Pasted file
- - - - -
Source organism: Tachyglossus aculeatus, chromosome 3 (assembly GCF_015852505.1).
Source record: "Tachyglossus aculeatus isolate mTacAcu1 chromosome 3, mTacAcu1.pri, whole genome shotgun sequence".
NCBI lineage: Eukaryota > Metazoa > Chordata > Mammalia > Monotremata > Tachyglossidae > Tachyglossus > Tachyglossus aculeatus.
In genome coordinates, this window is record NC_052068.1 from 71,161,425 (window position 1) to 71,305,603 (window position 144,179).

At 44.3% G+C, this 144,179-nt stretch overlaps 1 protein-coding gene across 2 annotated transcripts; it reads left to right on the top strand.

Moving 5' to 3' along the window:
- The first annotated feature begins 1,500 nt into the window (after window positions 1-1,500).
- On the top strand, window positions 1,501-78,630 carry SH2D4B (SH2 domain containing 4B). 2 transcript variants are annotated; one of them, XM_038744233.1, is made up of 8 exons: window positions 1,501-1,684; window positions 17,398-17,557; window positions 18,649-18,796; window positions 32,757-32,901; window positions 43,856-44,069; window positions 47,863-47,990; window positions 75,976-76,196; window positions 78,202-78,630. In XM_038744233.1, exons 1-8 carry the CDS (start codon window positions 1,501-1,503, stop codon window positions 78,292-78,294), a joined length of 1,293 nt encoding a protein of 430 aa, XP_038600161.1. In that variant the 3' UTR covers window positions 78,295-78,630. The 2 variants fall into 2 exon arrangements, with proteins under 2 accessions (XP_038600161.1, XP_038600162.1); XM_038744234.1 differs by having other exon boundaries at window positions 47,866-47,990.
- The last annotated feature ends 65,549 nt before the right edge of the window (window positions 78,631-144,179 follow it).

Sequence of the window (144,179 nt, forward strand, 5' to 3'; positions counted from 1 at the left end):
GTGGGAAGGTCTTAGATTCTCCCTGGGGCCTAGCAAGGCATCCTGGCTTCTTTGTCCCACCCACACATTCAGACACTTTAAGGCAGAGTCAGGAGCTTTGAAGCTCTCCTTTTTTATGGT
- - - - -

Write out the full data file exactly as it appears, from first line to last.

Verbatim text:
Source organism: Tachyglossus aculeatus, chromosome 3 (assembly GCF_015852505.1).
Source record: "Tachyglossus aculeatus isolate mTacAcu1 chromosome 3, mTacAcu1.pri, whole genome shotgun sequence".
NCBI lineage: Eukaryota > Metazoa > Chordata > Mammalia > Monotremata > Tachyglossidae > Tachyglossus > Tachyglossus aculeatus.
In genome coordinates, this window is record NC_052068.1 from 71,161,425 (window position 1) to 71,305,603 (window position 144,179).

At 44.3% G+C, this 144,179-nt stretch overlaps 1 protein-coding gene across 2 annotated transcripts; it reads left to right on the top strand.

Moving 5' to 3' along the window:
- The first annotated feature begins 1,500 nt into the window (after window positions 1-1,500).
- On the top strand, window positions 1,501-78,630 carry SH2D4B (SH2 domain containing 4B). 2 transcript variants are annotated; one of them, XM_038744233.1, is made up of 8 exons: window positions 1,501-1,684; window positions 17,398-17,557; window positions 18,649-18,796; window positions 32,757-32,901; window positions 43,856-44,069; window positions 47,863-47,990; window positions 75,976-76,196; window positions 78,202-78,630. In XM_038744233.1, exons 1-8 carry the CDS (start codon window positions 1,501-1,503, stop codon window positions 78,292-78,294), a joined length of 1,293 nt encoding a protein of 430 aa, XP_038600161.1. In that variant the 3' UTR covers window positions 78,295-78,630. The 2 variants fall into 2 exon arrangements, with proteins under 2 accessions (XP_038600161.1, XP_038600162.1); XM_038744234.1 differs by having other exon boundaries at window positions 47,866-47,990.
- The last annotated feature ends 65,549 nt before the right edge of the window (window positions 78,631-144,179 follow it).

Sequence of the window (144,179 nt, forward strand, 5' to 3'; positions counted from 1 at the left end):
GTGGGAAGGTCTTAGATTCTCCCTGGGGCCTAGCAAGGCATCCTGGCTTCTTTGTCCCACCCACACATTCAGACACTTTAAGGCAGAGTCAGGAGCTTTGAAGCTCTCCTTTTTTATGGT